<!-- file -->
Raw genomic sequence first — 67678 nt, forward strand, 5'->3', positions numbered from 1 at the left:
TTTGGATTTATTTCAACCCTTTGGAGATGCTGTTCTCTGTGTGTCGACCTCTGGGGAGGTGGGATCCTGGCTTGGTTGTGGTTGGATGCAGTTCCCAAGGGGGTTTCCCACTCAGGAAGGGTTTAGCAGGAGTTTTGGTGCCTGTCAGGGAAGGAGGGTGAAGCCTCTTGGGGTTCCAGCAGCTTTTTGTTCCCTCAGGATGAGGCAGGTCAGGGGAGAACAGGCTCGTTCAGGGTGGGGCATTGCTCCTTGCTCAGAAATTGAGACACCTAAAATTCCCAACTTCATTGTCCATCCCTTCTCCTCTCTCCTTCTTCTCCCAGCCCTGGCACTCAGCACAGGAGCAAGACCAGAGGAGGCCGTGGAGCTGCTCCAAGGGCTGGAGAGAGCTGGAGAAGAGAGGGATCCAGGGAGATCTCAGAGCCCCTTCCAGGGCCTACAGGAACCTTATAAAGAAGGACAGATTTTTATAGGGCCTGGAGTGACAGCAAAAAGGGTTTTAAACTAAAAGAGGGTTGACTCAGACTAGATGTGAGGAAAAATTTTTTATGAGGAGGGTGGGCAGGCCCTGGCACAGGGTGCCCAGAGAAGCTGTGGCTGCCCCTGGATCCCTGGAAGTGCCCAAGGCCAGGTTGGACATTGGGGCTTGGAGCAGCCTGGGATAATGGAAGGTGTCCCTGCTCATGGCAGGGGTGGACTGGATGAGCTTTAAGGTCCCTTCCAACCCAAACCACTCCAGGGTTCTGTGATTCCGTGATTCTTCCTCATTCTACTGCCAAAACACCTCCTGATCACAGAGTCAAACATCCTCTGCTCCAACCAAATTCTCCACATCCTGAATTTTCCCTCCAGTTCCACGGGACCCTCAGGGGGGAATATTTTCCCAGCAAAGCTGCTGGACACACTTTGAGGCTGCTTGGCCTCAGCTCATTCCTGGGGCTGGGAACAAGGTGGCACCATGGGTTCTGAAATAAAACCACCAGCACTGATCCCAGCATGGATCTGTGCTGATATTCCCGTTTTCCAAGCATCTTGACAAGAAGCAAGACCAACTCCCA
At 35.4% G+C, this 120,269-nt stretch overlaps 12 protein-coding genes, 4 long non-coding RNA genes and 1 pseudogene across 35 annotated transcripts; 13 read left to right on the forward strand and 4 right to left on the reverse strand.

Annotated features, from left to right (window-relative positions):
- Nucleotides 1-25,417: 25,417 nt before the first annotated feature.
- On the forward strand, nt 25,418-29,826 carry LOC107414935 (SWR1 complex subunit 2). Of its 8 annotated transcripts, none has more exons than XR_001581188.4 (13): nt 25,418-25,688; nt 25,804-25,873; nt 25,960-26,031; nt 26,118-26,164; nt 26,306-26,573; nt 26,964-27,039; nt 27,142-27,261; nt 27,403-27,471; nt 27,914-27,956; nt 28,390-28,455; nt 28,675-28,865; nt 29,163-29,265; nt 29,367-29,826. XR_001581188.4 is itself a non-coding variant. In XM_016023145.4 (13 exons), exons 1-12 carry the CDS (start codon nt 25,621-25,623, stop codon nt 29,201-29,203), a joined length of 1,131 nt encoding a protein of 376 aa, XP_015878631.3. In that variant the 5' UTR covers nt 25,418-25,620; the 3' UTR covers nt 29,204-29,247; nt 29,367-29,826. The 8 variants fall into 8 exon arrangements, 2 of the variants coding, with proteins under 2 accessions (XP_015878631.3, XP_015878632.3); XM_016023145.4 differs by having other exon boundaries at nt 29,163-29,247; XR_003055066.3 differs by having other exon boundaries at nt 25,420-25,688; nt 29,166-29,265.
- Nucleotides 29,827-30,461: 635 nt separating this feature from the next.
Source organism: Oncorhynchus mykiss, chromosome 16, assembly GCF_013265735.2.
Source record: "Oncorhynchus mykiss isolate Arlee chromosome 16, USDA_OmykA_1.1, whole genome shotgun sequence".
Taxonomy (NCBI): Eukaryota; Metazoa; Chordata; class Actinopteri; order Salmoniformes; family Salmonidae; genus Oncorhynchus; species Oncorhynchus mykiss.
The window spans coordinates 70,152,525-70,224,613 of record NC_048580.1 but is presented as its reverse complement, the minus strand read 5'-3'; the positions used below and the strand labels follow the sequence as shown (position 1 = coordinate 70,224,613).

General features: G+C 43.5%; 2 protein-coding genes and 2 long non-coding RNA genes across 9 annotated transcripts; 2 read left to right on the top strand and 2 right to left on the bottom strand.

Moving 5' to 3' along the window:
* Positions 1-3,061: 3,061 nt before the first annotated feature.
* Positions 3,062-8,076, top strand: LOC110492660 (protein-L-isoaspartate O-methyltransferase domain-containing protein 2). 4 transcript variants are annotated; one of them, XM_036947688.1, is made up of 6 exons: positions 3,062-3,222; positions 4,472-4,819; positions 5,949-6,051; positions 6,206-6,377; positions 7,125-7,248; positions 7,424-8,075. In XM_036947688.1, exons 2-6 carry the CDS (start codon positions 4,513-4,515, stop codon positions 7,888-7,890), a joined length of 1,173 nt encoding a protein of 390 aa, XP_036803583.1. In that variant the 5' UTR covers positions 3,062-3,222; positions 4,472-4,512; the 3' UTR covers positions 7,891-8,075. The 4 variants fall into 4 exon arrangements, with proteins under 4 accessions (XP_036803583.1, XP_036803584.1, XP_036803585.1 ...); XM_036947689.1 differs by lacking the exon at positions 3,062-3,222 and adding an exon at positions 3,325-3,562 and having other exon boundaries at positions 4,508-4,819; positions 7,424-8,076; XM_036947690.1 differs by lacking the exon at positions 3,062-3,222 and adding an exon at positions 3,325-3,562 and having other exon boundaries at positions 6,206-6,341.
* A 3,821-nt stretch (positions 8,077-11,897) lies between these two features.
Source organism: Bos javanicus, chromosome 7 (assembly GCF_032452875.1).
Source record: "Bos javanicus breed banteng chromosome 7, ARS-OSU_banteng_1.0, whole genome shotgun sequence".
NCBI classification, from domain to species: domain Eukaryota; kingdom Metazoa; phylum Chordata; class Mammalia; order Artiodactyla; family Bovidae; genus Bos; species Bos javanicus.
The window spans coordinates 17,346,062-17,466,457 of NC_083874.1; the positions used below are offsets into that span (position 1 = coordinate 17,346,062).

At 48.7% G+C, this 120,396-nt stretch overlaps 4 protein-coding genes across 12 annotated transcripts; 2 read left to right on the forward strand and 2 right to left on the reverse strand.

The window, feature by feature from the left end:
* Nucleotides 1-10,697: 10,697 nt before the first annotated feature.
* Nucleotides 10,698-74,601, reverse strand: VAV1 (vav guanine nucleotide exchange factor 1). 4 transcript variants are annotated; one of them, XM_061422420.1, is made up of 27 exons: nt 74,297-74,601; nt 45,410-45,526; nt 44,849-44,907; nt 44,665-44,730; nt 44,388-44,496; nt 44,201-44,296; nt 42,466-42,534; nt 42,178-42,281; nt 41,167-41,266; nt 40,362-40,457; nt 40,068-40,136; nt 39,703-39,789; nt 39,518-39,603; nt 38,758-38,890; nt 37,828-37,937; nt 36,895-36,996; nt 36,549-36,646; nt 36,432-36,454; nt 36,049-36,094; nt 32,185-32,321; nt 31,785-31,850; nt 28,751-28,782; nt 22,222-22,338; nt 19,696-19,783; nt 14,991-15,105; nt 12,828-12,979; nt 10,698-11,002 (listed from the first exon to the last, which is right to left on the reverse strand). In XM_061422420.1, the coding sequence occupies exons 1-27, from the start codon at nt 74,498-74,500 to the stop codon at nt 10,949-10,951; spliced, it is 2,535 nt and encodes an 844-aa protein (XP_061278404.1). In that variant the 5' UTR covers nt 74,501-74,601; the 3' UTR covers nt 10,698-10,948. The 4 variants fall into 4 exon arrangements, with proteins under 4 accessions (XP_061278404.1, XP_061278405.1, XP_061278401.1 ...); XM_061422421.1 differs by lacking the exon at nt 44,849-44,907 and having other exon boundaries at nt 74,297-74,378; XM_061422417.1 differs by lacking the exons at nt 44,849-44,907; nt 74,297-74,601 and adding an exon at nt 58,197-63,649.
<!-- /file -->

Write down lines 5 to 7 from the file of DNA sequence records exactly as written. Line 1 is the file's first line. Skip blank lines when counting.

- Nucleotides 1-25,417: 25,417 nt before the first annotated feature.
- On the forward strand, nt 25,418-29,826 carry LOC107414935 (SWR1 complex subunit 2). Of its 8 annotated transcripts, none has more exons than XR_001581188.4 (13): nt 25,418-25,688; nt 25,804-25,873; nt 25,960-26,031; nt 26,118-26,164; nt 26,306-26,573; nt 26,964-27,039; nt 27,142-27,261; nt 27,403-27,471; nt 27,914-27,956; nt 28,390-28,455; nt 28,675-28,865; nt 29,163-29,265; nt 29,367-29,826. XR_001581188.4 is itself a non-coding variant. In XM_016023145.4 (13 exons), exons 1-12 carry the CDS (start codon nt 25,621-25,623, stop codon nt 29,201-29,203), a joined length of 1,131 nt encoding a protein of 376 aa, XP_015878631.3. In that variant the 5' UTR covers nt 25,418-25,620; the 3' UTR covers nt 29,204-29,247; nt 29,367-29,826. The 8 variants fall into 8 exon arrangements, 2 of the variants coding, with proteins under 2 accessions (XP_015878631.3, XP_015878632.3); XM_016023145.4 differs by having other exon boundaries at nt 29,163-29,247; XR_003055066.3 differs by having other exon boundaries at nt 25,420-25,688; nt 29,166-29,265.
- Nucleotides 29,827-30,461: 635 nt separating this feature from the next.